> > [bpf folks Cc'd]
> >
> > On Wed, May 11, 2022 at 07:01:34PM +0000, Eric Biggers wrote:
> > > On Wed, May 11, 2022 at 04:51:34PM +0100, Matthew Wilcox wrote:
> > > > On Wed, May 11, 2022 at 11:45:03AM -0400, Chengguang Xu wrote:
> > > > > Move fdput() to right place in ksys_sync_file_range() to
> > > > > avoid fdput() after failed fdget().
> > > >
> > > > Why?  fdput() is already conditional on FDPUT_FPUT so you're ...
> > > > optimising the failure case?
> > >
> > > "fdput() after failed fdget()" has confused people before, so IMO it's worth
> > > cleaning this up.  But the commit message should make clear that it's a cleanup,
> > > not a bug fix.  Also I recommend using an early return:
> > >
> > >       f = fdget(fd);
> > >       if (!f.file)
> > >               return -EBADF;
> > >       ret = sync_file_range(f.file, offset, nbytes, flags);
> > >       fdput(f);
> > >       return ret;
> >
> > FWIW, fdput() after failed fdget() is rare, but there's no fundamental reasons
> > why it would be wrong.  No objections against that patch, anyway.
> >
> > Out of curiousity, I've just looked at the existing users.  In mainline we have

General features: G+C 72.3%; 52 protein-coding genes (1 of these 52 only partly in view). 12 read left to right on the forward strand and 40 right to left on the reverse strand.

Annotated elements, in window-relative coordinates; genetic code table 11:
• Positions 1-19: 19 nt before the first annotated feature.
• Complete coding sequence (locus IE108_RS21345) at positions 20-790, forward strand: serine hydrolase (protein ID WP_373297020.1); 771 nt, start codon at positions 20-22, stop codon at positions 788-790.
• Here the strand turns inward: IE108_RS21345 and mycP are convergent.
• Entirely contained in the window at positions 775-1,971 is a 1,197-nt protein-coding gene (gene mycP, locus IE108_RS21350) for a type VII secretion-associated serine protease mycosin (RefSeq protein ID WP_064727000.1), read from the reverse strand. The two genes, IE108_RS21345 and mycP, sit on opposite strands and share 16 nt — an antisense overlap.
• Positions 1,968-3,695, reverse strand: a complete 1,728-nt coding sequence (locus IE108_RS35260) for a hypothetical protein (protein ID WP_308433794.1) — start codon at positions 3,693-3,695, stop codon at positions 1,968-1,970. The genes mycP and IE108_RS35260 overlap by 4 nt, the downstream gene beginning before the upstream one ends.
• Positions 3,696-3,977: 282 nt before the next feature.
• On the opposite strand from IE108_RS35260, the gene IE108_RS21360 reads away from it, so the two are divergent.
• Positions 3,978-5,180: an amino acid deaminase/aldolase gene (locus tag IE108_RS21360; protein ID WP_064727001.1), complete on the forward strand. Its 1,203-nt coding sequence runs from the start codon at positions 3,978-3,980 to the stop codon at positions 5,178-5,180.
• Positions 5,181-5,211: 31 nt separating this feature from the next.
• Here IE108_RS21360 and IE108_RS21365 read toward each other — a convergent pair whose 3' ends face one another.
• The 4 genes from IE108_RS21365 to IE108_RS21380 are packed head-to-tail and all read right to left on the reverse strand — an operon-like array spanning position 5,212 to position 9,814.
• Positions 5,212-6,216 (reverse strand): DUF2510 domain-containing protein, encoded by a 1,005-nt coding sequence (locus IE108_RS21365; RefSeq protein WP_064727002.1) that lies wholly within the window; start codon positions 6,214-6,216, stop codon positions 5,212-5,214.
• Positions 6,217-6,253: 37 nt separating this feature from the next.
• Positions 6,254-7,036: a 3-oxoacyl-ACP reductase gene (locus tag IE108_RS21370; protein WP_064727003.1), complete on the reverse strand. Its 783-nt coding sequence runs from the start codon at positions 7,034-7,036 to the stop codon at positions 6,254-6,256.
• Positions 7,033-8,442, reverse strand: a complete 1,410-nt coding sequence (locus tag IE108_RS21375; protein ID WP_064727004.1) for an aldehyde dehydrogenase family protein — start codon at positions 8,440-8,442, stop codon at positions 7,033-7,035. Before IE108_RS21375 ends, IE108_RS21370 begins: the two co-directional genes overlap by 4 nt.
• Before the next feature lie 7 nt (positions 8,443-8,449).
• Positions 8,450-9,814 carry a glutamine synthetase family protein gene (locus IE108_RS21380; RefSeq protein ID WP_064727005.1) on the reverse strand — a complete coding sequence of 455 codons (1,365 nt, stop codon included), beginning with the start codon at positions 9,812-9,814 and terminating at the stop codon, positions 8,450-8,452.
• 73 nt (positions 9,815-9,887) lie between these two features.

> > 203 callers of fdput()/fdput_pos(); all but 7 never get reached with NULL ->file.
> >
> > 1) There's ksys_sync_file_range(), kernel_read_file_from_fd() and ksys_readahead() -
> > all with similar pattern.  I'm not sure that for readahead(2) "not opened for
> > read" should yield the same error as "bad descriptor", but since it's been a part
> > of userland ABI for a while...
> >
> > 2) two callers in perf_event_open(2) are playing silly buggers with explicit
> >         struct fd group = {NULL, 0};
> > and rely upon "fdput() is a no-op if we hadn't touched that" (note that if
> > we try to touch it and get NULL ->file from fdget(), we do not hit those fdput()
> > at all).
> >
> > 3) ovl_aio_put() is hard to follow (and some of the callers are poking
> > where they shouldn't), no idea if it's correct.  struct fd is manually
> > constructed there, anyway.
> >
> > 4) bpf generic_map_update_batch() is really asking for trouble.  The comment in
> > there is wrong:
> >         f = fdget(ufd); /* bpf_map_do_batch() guarantees ufd is valid */